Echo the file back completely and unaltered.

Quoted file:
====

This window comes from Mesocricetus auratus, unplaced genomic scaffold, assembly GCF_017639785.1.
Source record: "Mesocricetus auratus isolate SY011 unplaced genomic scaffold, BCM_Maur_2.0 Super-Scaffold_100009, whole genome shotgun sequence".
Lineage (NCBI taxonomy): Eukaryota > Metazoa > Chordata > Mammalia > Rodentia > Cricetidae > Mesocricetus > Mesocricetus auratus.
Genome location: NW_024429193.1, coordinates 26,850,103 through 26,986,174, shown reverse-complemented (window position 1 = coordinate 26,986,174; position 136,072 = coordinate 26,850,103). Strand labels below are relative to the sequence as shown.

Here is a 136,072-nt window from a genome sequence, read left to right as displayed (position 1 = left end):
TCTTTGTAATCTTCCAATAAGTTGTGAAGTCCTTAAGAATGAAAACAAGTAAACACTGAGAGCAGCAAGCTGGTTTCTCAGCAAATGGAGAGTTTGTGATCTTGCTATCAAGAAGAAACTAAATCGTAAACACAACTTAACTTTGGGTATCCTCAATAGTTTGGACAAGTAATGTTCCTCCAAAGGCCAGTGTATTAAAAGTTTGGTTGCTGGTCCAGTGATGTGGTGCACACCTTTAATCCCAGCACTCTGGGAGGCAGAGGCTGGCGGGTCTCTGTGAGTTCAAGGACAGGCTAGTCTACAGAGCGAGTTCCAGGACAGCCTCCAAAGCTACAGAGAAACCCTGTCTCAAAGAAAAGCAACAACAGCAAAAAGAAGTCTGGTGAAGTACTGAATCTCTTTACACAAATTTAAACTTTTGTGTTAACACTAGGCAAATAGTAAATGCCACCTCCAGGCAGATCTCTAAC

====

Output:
This window comes from Mesocricetus auratus, unplaced genomic scaffold, assembly GCF_017639785.1.
Source record: "Mesocricetus auratus isolate SY011 unplaced genomic scaffold, BCM_Maur_2.0 Super-Scaffold_100009, whole genome shotgun sequence".
Lineage (NCBI taxonomy): Eukaryota > Metazoa > Chordata > Mammalia > Rodentia > Cricetidae > Mesocricetus > Mesocricetus auratus.
Genome location: NW_024429193.1, coordinates 26,850,103 through 26,986,174, shown reverse-complemented (window position 1 = coordinate 26,986,174; position 136,072 = coordinate 26,850,103). Strand labels below are relative to the sequence as shown.

Here is a 136,072-nt window from a genome sequence, read left to right as displayed (position 1 = left end):
TCTTTGTAATCTTCCAATAAGTTGTGAAGTCCTTAAGAATGAAAACAAGTAAACACTGAGAGCAGCAAGCTGGTTTCTCAGCAAATGGAGAGTTTGTGATCTTGCTATCAAGAAGAAACTAAATCGTAAACACAACTTAACTTTGGGTATCCTCAATAGTTTGGACAAGTAATGTTCCTCCAAAGGCCAGTGTATTAAAAGTTTGGTTGCTGGTCCAGTGATGTGGTGCACACCTTTAATCCCAGCACTCTGGGAGGCAGAGGCTGGCGGGTCTCTGTGAGTTCAAGGACAGGCTAGTCTACAGAGCGAGTTCCAGGACAGCCTCCAAAGCTACAGAGAAACCCTGTCTCAAAGAAAAGCAACAACAGCAAAAAGAAGTCTGGTGAAGTACTGAATCTCTTTACACAAATTTAAACTTTTGTGTTAACACTAGGCAAATAGTAAATGCCACCTCCAGGCAGATCTCTAAC